Age 23: Three players on your favorite baseball team are younger than you. It’s the first of many times that you will feel your youth slipping away.

Age 29: Not only are all the models in the Sports Illustrated Swimsuit Issue younger than you, their boyfriends are richer than you. You find this extremely depressing.

Age 31: Giving up all hope that you’ll ever be rich enough to date a supermodel, you get married.

Age 33: Your first child arrives. It’s a boy. Although you haven’t prayed in many years, you say a prayer now, with one simple request for the Almighty: “Please, God, don’t let him suck in sports the way I did.”

Age 35: Your new boss is younger than you. There’s a whiff of failure in the air, and it’s starting to piss you off.

Age 39: After five straight years of outstanding performance reviews, you finally get promoted to management. Your first move: hiring someone older than you to fill your old job.

Age 40: Watching your son’s first competitive soccer game, you realize you should’ve been more specific in your prayers. He doesn’t suck in sports the way you did. He’s worse.

Age 41: You and your wife decide you deserve something special after so many years of hard, often thankless work. So you take that dream vacation to an exotic island, staying in a luxury resort, sparing no expense. Sure, it eats up most of your savings, but you’re heading into your peak earning years. You’ll soon make it back.

Age 41 (cont’d): With your island tan just beginning to fade, your boss calls you into his office for a surprise meeting. Even though the company’s still doing well, the path ahead looks rocky, and he’s been ordered to cut back wherever he can. Your first thought: “Oh, shit, there goes my expense account.” Your second thought: “Wait, did he say severance?”

Age 43: You tell your friends your new job as a “consultant” is going great, and you’re as busy as you can possibly be. But somehow you always have time to drive the kids to their doctor’s appointments and music lessons, and you’re happy for the opportunity to get out of the house. Some days it’s the only reason you can think of to brush your teeth.

Age 45: A random stranger calls you a pervert. You struggle to think of what you did to deserve that. That’s when it hits you: The girls she caught you staring at aren’t much older than your daughter. You go home and burn the last of your porn stash.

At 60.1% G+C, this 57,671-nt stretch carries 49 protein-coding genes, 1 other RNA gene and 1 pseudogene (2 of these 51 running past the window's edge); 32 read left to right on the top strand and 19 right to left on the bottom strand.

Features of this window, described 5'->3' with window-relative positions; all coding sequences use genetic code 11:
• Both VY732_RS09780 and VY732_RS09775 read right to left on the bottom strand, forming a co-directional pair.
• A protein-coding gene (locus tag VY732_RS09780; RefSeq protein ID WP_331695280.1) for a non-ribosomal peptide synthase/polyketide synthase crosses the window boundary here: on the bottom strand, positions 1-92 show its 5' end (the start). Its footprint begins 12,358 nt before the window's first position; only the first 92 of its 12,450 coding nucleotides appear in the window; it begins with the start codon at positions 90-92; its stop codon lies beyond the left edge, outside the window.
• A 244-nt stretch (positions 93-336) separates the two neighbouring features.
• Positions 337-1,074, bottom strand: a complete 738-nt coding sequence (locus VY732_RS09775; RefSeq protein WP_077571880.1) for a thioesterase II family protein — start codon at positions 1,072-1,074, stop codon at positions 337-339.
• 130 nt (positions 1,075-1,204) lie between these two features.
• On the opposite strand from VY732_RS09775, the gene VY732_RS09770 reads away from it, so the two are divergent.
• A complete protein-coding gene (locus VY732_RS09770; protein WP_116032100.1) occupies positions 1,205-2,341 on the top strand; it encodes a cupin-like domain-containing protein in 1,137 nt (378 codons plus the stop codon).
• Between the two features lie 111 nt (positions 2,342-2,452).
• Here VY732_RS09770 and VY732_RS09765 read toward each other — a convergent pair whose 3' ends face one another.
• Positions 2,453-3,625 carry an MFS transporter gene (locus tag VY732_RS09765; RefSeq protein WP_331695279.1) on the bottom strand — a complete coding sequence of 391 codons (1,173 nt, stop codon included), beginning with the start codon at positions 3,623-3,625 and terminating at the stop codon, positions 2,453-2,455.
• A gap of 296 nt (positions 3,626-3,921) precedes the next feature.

Age 48: You almost get into a fistfight when you catch a random stranger staring at your daughter. Two things hold you back: 1) The stranger is a woman. 2) Your daughter gives the woman her phone number.

Age 52: When you hit 30 and realized you’re now older than the average athlete in almost every professional sport, you got over it. You’re not an athlete, so who cares? When you were 35 and reported to a boss who was younger than you, it just made you more determined to work your way into management, which was fun while it lasted. But now, for the first time in your life, the president of the United States is younger than you.

Even though you aren’t a politician, and never wanted to be one, this hits you harder than you expected. It seems like anyone in charge of anything interesting and important is now younger than you. Baseball managers, music moguls, CEOs. Come to think of it, the only guy you admire who’s older than you is your own dad. And he’s … oh, is that the phone? Be right back.

Age 52 (cont’d): Your dad’s funeral is a revelation. A whole roomful of guys at least 20 years older than you, and not one of them seems unhappy. Sure, they talk about weird shit like their latest operations, but they also tell you about things you never thought guys their age would be into. They work out, play music, travel, cook, paint, write. Nobody seems to have any regrets. Nobody talks about what might’ve been, or what they could’ve done. Most important, nobody compares himself to anybody else.

Age 53: Work is okay. You and your wife make enough to pay the bills and help the kids with their college tuition. But what you live for is your new hobby. You can’t wait to quit work at 5 p.m. so you can get back to your latest project.

Age 55: You decide to blow off work on a Friday to go to a regional convention of people who share your hobby. Not long after you get there, you see your former boss, the one who’s younger than you. Turns out, he had his midlife crisis before you did. At first you resent the overachieving bastard — if you had a heart attack, he’d find some way to have a bigger one — until you learn that he’s started a new business based on your shared pastime. It’s growing fast, and he needs a partner. Someone who can do pretty much exactly what you do.

Age 58: Employee turnover is the most frustrating part of running a new and growing company. It seems like you spend half your time interviewing, hiring, and training new employees, only to see them move on just when they’re starting to contribute. What is it about these kids today?